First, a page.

Historic bipartisan gun deal, Trump’s plan to topple DOJ: 5 Things podcast

On today’s episode of the 5 Things podcast: Senate passes bipartisan gun deal for the first time in three decades

The legislation expands background checks amid other measures, and is expected to pass the House. Plus, senior tech and economic opportunity reporter Jessica Guynn looks at why there are so few openly gay leaders in the boardroom, the latest Jan. 6 hearing examined Trump’s pressure on the Department of Justice, health reporter Adrianna Rodriguez looks at why many pharmacies can’t give babies COVID shots and five planets align for a unique space event.

Podcasts:True crime, in-depth interviews and more USA TODAY podcasts right here.

Hit play on the player above to hear the podcast and follow along with the transcript below. This transcript was automatically generated, and then edited for clarity in its current form. There may be some differences between the audio and the text.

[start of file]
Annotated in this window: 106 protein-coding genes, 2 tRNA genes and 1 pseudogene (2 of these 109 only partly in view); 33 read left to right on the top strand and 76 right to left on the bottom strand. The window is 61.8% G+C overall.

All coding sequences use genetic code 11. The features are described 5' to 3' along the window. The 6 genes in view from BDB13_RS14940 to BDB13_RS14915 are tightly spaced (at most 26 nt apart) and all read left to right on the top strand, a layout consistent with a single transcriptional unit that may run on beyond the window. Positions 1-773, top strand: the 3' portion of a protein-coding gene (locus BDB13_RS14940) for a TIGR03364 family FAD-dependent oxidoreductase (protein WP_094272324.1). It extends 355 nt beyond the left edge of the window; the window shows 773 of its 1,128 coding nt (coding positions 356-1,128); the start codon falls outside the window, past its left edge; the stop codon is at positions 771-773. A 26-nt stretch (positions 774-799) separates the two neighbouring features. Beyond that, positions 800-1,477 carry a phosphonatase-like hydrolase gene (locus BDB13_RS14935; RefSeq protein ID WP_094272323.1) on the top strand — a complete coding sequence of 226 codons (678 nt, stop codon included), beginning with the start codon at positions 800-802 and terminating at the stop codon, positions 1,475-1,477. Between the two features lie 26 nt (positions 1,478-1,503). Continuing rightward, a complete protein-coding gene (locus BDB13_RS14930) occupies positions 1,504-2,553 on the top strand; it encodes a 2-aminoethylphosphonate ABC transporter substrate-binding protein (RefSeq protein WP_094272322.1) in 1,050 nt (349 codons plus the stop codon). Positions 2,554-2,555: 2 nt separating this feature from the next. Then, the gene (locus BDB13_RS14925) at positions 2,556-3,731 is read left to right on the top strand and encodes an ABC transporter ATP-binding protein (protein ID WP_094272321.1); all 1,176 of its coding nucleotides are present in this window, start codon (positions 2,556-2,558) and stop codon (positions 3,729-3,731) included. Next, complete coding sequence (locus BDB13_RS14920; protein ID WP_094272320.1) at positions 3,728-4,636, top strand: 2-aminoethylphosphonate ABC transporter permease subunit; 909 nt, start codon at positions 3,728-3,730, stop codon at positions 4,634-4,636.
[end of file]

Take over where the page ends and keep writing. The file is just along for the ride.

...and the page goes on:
Taylor Wilson:

Good morning. I’m Taylor Wilson and this is 5 Things you need to know Friday, the 24th of June, 2022. Today the latest from America’s fight on guns, plus a look at the relative lack of LGBTQ executives, and more.

Here are some of the top headlines:

  1. The European Union has formally made Ukraine a candidate for EU membership. The move sets in motion a membership process that could take years, or even decades.
  2. Six people are dead after a Vietnam era helicopter crashed in West Virginia. The tragedy came during an annual reunion for helicopter enthusiasts.

The US Senate passed a gun safety bill last night in time before Congress leaves DC today. 15 Republicans joined Democrats in passing the Bipartisan Safer Communities Act. Part of the bill expands background checks on gun buyers aged 21 and younger to include mental health and juvenile justice records. It would also force a waiting period of 10 days for the buyer and seller to complete the review. Additionally, the package would close the so-called boyfriend loophole, a legislative gray area that can leave partners vulnerable to gun related domestic violence. The bill now moves to the House where it’s expected to pass, before being sent to President Joe Biden’s desk for his signature.

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